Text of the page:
The external fund manager backed by Berkshire Hathaway’s Charlie Munger, Li Lu, makes no bones about it when he says ‘The biggest investment risk is not the volatility of prices, but whether you will suffer a permanent loss of capital.’ So it might be obvious that you need to consider debt, when you think about how risky any given stock is, because too much debt can sink a company. As with many other companies Verastem, Inc. (NASDAQ:VSTM) makes use of debt. But should shareholders be worried about its use of debt?
Why Does Debt Bring Risk?
Debt is a tool to help businesses grow, but if a business is incapable of paying off its lenders, then it exists at their mercy. Part and parcel of capitalism is the process of ‘creative destruction’ where failed businesses are mercilessly liquidated by their bankers. While that is not too common, we often do see indebted companies permanently diluting shareholders because lenders force them to raise capital at a distressed price. By replacing dilution, though, debt can be an extremely good tool for businesses that need capital to invest in growth at high rates of return. When we examine debt levels, we first consider both cash and debt levels, together.
See our latest analysis for Verastem
What Is Verastem’s Debt?
You can click the graphic below for the historical numbers, but it shows that Verastem had US$56.5m of debt in September 2020, down from US$136.1m, one year before. However, it does have US$170.5m in cash offsetting this, leading to net cash of US$113.9m.
How Healthy Is Verastem’s Balance Sheet?
Zooming in on the latest balance sheet data, we can see that Verastem had liabilities of US$37.7m due within 12 months and liabilities of US$50.3m due beyond that. Offsetting this, it had US$170.5m in cash and US$5.69m in receivables that were due within 12 months. So it can boast US$88.2m more liquid assets than total liabilities.
This surplus liquidity suggests that Verastem’s balance sheet could take a hit just as well as Homer Simpson’s head can take a punch. On this view, lenders should feel as safe as the beloved of a black-belt karate master. Simply put, the fact that Verastem has more cash than debt is arguably a good indication that it can manage its debt safely. The balance sheet is clearly the area to focus on when you are analysing debt. But it is future earnings, more than anything, that will determine Verastem’s ability to maintain a healthy balance sheet going forward. So if you want to see what the professionals think, you might find this free report on analyst profit forecasts to be interesting.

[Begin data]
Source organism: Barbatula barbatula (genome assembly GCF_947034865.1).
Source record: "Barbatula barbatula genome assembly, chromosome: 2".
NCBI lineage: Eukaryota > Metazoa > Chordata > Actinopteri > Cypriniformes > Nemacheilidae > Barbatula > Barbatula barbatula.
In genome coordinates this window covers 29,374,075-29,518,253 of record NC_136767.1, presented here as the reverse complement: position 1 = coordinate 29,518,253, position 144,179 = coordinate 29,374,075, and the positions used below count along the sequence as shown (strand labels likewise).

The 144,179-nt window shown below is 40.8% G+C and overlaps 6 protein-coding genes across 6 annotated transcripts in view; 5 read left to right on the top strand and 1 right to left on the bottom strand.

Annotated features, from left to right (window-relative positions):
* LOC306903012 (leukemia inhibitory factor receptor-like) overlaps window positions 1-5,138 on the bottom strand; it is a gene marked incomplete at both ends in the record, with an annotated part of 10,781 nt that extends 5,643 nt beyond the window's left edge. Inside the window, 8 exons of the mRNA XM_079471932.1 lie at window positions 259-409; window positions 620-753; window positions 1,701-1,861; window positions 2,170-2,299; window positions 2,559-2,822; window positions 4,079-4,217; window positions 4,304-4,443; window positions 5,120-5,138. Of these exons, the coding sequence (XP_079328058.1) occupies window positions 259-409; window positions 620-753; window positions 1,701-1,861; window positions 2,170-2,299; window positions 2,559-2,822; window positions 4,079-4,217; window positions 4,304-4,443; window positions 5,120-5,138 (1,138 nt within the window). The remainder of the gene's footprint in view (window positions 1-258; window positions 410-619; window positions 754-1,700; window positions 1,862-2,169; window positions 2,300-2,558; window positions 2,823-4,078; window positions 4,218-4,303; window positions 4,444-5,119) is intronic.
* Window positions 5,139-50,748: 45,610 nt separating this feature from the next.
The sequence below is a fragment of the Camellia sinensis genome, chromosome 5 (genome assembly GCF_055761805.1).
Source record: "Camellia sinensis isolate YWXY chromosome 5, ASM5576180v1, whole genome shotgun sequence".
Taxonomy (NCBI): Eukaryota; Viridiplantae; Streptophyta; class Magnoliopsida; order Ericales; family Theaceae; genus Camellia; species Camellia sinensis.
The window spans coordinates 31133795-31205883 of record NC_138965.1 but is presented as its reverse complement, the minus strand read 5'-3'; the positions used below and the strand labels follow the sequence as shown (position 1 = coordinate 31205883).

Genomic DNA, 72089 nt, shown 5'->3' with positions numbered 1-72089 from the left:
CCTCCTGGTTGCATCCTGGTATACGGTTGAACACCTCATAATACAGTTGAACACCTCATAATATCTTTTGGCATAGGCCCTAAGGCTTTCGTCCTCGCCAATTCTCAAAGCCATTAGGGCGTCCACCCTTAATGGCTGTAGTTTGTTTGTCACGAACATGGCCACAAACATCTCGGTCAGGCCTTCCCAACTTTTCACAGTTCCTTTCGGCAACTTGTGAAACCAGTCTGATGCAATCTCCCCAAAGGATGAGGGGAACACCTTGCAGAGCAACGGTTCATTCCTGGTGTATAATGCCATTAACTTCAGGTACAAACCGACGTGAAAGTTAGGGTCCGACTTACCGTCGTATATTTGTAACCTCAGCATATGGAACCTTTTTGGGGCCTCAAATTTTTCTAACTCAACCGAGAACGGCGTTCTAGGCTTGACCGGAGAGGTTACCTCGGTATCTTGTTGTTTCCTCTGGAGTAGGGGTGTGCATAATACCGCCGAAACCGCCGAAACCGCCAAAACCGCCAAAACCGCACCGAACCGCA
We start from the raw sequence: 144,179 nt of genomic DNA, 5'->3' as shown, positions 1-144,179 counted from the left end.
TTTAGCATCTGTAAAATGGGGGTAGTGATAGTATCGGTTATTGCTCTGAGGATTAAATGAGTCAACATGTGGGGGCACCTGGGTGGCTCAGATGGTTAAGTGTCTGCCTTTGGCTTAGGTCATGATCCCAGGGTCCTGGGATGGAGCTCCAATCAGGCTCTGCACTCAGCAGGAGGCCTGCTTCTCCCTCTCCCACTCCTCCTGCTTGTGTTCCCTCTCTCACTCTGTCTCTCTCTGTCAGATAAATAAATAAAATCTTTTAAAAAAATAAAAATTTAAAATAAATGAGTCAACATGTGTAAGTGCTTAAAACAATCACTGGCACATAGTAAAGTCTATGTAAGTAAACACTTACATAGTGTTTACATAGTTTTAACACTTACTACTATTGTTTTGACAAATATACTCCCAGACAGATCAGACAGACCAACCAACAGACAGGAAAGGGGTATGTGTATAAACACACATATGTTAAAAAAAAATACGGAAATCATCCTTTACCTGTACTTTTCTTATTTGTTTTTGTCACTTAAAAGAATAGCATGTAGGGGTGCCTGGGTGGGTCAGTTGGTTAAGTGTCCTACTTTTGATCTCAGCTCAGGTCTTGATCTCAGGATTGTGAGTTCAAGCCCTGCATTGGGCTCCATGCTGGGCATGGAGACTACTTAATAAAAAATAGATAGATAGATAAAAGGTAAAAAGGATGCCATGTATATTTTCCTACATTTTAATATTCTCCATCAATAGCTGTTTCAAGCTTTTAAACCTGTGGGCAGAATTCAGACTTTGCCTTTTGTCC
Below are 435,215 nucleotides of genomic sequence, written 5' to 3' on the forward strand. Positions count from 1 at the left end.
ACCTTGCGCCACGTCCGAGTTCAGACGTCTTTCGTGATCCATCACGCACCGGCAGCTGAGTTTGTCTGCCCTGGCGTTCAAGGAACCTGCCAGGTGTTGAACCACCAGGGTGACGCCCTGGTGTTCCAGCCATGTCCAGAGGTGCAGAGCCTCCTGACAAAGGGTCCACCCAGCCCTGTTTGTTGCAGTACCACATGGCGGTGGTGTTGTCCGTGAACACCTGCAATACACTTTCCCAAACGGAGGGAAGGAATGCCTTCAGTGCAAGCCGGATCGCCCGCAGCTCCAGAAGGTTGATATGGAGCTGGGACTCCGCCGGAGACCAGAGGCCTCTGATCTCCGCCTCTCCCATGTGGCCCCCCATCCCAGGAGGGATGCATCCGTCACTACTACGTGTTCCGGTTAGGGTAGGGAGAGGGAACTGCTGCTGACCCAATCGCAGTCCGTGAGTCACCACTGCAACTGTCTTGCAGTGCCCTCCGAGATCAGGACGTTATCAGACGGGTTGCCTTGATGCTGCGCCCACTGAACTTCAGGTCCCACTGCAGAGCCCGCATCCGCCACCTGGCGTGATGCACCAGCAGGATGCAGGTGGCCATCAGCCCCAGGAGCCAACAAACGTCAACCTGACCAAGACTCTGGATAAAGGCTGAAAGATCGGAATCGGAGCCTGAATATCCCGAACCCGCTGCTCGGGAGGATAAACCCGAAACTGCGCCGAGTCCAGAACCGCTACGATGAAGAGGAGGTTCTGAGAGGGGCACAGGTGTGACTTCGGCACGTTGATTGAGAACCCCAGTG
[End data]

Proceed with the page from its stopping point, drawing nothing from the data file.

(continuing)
In the last year Verastem wasn’t profitable at an EBIT level, but managed to grow its revenue by 508%, to US$92m. When it comes to revenue growth, that’s like nailing the game winning 3-pointer!
So How Risky Is Verastem?
By their very nature companies that are losing money are more risky than those with a long history of profitability. And we do note that Verastem had an earnings before interest and tax (EBIT) loss, over the last year. Indeed, in that time it burnt through US$49m of cash and made a loss of US$87m. However, it has net cash of US$113.9m, so it has a bit of time before it will need more capital. The good news for shareholders is that Verastem has dazzling revenue growth, so there’s a very good chance it can boost its free cash flow in the years to come. High growth pre-profit companies may well be risky, but they can also offer great rewards. There’s no doubt that we learn most about debt from the balance sheet. But ultimately, every company can contain risks that exist outside of the balance sheet. Case in point: We’ve spotted 1 warning sign for Verastem you should be aware of.
At the end of the day, it’s often better to focus on companies that are free from net debt. You can access our special list of such companies (all with a track record of profit growth). It’s free.
This article by Simply Wall St is general in nature. It does not constitute a recommendation to buy or sell any stock, and does not take account of your objectives, or your financial situation. We aim to bring you long-term focused analysis driven by fundamental data. Note that our analysis may not factor in the latest price-sensitive company announcements or qualitative material. Simply Wall St has no position in any stocks mentioned.
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